Dengue: Rare Case of Post-Dengue Mucormycosis Reported at Apollo Hospital in Delhi: Doctors


A “rare” case of mucormycosis It has been reported in a 49-year-old male patient in a major private hospital after his recovery from denguedoctors said Saturday.

The case reported at the Apollo hospital in the south Delhi It comes amid a large increase in the number of dengue cases in the national capital.

According to a civic report on vector-borne diseases released Monday, this season there have been nine deaths and a total of 2,708 cases of dengue as of November 6, which is the highest count since 2017 for the same period.

More than 1,170 cases were registered in the first week of November.

In a statement issued Saturday, Apollo Hospital said: “A team of hospital doctors has reported that a 49-year-old man is one of the rare cases of post-dengue mucormycosis.”

The patient had arrived at the hospital, complaining of a sudden loss of vision in one eye, 15 days after his recovery from the vector-borne disease.

During the second wave of the COVID-19 pandemic earlier this year, a large number of cases of the “black fungus” were reported across the country after coronavirus infection was detected in patients suffering from chronic diabetes.

Mucormycosis or “black fungus” is more common among people whose immunity has been lowered due to COVID-19, diabetes, kidney disease, liver or heart disorders, age-related problems, or those taking medications for autoimmune diseases such as rheumatoid arthritis.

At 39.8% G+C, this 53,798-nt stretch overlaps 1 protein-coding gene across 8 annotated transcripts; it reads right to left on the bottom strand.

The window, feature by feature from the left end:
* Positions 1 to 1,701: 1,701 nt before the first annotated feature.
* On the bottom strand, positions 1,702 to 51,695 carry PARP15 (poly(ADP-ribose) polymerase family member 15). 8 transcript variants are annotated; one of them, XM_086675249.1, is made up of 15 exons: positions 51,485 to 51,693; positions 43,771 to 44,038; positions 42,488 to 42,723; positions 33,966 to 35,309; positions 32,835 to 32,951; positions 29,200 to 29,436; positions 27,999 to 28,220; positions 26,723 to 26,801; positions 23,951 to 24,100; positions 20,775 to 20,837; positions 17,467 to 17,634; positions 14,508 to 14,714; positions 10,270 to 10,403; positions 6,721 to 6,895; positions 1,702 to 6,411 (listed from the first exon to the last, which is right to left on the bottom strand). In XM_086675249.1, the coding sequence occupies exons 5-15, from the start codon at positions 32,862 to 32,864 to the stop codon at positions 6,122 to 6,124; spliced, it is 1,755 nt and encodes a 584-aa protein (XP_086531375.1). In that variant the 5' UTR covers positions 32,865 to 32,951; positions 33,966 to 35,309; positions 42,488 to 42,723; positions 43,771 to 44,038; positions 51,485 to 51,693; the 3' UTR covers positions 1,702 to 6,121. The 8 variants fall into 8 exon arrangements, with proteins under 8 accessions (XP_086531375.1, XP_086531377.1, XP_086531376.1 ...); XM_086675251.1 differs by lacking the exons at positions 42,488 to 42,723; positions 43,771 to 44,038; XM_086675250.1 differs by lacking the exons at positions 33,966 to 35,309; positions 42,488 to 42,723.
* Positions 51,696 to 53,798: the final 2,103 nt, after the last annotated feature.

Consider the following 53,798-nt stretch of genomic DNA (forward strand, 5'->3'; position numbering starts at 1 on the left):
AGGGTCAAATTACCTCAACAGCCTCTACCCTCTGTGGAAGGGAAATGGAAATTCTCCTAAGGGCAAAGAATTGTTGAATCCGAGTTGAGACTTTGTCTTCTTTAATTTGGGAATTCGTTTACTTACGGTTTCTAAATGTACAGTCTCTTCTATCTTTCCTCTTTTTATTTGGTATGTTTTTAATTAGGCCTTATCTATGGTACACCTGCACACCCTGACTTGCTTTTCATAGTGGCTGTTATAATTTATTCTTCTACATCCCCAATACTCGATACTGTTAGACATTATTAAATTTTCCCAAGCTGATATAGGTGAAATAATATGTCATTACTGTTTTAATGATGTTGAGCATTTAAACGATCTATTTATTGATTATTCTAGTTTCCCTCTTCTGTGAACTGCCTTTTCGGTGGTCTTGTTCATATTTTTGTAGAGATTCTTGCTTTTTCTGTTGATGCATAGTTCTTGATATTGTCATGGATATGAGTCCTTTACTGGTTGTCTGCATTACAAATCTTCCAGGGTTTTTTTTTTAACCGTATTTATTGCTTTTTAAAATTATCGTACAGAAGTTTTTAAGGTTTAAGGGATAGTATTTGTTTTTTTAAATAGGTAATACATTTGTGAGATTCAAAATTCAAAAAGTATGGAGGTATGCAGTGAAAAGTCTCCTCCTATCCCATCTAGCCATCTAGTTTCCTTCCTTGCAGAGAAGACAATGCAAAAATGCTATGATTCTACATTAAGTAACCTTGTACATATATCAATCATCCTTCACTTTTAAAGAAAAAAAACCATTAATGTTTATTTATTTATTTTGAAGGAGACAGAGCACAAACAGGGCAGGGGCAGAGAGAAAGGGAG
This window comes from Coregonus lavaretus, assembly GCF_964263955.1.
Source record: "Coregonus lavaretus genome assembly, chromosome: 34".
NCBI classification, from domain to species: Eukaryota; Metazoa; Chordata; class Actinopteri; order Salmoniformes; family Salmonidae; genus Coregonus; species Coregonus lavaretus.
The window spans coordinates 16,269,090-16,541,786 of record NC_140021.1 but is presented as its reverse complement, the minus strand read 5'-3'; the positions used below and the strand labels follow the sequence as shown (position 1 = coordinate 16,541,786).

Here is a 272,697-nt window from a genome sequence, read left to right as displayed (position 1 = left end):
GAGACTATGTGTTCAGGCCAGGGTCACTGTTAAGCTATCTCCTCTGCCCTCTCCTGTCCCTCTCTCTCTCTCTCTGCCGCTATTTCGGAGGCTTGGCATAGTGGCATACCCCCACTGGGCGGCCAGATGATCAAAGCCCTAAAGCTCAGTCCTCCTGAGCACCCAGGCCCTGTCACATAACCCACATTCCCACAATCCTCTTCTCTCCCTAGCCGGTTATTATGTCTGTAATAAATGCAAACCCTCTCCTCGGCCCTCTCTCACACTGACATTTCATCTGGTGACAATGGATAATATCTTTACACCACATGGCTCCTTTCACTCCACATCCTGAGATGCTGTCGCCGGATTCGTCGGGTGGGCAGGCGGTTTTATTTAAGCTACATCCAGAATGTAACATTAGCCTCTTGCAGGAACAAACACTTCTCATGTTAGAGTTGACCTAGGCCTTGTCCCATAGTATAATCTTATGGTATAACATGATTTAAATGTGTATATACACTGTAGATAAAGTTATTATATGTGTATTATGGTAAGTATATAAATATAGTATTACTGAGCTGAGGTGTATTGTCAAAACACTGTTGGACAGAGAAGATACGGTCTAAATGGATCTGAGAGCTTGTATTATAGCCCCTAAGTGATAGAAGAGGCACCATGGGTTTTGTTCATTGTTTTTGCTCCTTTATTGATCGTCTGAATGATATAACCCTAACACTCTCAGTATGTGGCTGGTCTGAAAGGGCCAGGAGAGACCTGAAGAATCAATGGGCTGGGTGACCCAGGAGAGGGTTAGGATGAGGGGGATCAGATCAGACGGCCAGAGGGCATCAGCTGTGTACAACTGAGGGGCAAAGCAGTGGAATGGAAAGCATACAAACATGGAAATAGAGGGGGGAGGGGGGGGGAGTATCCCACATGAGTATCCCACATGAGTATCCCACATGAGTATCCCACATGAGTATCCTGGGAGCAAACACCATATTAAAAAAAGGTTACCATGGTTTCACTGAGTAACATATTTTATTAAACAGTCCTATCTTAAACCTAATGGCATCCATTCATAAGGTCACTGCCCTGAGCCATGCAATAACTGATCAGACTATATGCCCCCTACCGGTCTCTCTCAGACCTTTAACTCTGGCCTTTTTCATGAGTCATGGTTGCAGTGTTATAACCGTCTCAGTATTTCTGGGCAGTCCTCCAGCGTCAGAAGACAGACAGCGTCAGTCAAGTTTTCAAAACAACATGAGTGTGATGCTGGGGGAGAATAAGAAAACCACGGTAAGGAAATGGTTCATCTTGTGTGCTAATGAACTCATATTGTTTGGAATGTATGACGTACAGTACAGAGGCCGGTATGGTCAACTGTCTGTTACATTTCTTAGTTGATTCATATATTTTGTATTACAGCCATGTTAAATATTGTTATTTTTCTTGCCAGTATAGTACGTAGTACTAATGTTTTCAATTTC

Post-dengue mucormycosis is a new observation, and therefore patients with a recent history of dengue should stay up-to-date on their health and consult a health care expert immediately after noticing any new symptoms, Apollo Hospital doctors said. .

Dr. Suresh Singh Naruka, Senior Consultant (ENT), Indraprastha Apollo Hospitals, who is in charge of the patient’s treatment, said: “A rare case of black fungus (mucormycosis) came to our sight when the patient arrived at the hospital, reporting a sudden loss of vision in one eye after dengue fever. It’s rarer. It’s rare to see mucormycosis as a post-recovery complication in a dengue patient, as this condition is generally seen in people who have a history of diabetes, compromised immunity, and other infections. ”

“It is a deadly infection caused by a group of fungi called mucor. This fungus invades healthy tissues in the nose, sinuses, eyes, and brain so quickly that any delay in diagnosis and treatment can lead to adverse complications. long term”. added.

Dengue is accompanied by a high fever, and therefore doctors believe that people may suspect that they have contracted COVID-19.

Dengue mosquito larvae breed in clear, standing water, while malaria mosquitoes thrive even in dirty water.

Dr. Atul Ahuja, senior consultant (otolaryngologist and head and neck surgery) at the hospital, said: “It is very important to diagnose and manage a case of rhinoorbital mucormycosis (affecting the nose and eyes) in a patient who has just had recover from dengue fever., since even after the best treatment, mucormycosis patients may lose their sight permanently and in a state of aggressive infection, removal of the eye becomes necessary to prevent further spread of the infection “.

Facility Registrar Dr. Nishant Rana said: “Before arriving at the hospital, the patient had an episode of nosebleed as a complication due to dengue 15 days before his recovery, in which he noticed a low platelet count without transfusion history. Mucormycosis in this case is a factor resulting from compromised immunity due to dengue. ”



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